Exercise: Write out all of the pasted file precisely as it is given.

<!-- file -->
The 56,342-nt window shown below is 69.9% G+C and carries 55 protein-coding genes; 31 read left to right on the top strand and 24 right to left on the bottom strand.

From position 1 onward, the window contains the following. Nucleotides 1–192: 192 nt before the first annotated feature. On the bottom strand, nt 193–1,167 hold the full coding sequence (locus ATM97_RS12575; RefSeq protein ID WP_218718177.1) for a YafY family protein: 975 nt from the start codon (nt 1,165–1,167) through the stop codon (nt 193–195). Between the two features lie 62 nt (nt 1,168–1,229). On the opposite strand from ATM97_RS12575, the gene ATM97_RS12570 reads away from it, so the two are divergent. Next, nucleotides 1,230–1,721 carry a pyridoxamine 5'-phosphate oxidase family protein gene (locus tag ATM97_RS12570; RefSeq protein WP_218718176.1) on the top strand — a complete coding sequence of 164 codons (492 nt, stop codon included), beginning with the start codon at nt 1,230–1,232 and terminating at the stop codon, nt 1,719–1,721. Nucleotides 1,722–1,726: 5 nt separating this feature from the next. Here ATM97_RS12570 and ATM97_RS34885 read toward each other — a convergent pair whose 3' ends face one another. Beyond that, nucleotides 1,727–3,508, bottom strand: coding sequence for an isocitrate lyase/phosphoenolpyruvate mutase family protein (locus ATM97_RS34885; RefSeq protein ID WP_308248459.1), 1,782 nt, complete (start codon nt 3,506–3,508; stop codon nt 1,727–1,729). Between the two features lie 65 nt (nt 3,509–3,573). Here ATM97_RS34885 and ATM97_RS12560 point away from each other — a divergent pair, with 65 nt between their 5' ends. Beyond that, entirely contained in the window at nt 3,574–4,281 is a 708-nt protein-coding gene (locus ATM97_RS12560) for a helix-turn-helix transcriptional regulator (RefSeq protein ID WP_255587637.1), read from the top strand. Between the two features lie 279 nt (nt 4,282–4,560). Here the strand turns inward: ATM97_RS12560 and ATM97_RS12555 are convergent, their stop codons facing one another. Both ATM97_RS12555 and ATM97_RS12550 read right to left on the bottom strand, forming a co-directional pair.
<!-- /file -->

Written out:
The 56,342-nt window shown below is 69.9% G+C and carries 55 protein-coding genes; 31 read left to right on the top strand and 24 right to left on the bottom strand.

From position 1 onward, the window contains the following. Nucleotides 1–192: 192 nt before the first annotated feature. On the bottom strand, nt 193–1,167 hold the full coding sequence (locus ATM97_RS12575; RefSeq protein ID WP_218718177.1) for a YafY family protein: 975 nt from the start codon (nt 1,165–1,167) through the stop codon (nt 193–195). Between the two features lie 62 nt (nt 1,168–1,229). On the opposite strand from ATM97_RS12575, the gene ATM97_RS12570 reads away from it, so the two are divergent. Next, nucleotides 1,230–1,721 carry a pyridoxamine 5'-phosphate oxidase family protein gene (locus tag ATM97_RS12570; RefSeq protein WP_218718176.1) on the top strand — a complete coding sequence of 164 codons (492 nt, stop codon included), beginning with the start codon at nt 1,230–1,232 and terminating at the stop codon, nt 1,719–1,721. Nucleotides 1,722–1,726: 5 nt separating this feature from the next. Here ATM97_RS12570 and ATM97_RS34885 read toward each other — a convergent pair whose 3' ends face one another. Beyond that, nucleotides 1,727–3,508, bottom strand: coding sequence for an isocitrate lyase/phosphoenolpyruvate mutase family protein (locus ATM97_RS34885; RefSeq protein ID WP_308248459.1), 1,782 nt, complete (start codon nt 3,506–3,508; stop codon nt 1,727–1,729). Between the two features lie 65 nt (nt 3,509–3,573). Here ATM97_RS34885 and ATM97_RS12560 point away from each other — a divergent pair, with 65 nt between their 5' ends. Beyond that, entirely contained in the window at nt 3,574–4,281 is a 708-nt protein-coding gene (locus ATM97_RS12560) for a helix-turn-helix transcriptional regulator (RefSeq protein ID WP_255587637.1), read from the top strand. Between the two features lie 279 nt (nt 4,282–4,560). Here the strand turns inward: ATM97_RS12560 and ATM97_RS12555 are convergent, their stop codons facing one another. Both ATM97_RS12555 and ATM97_RS12550 read right to left on the bottom strand, forming a co-directional pair.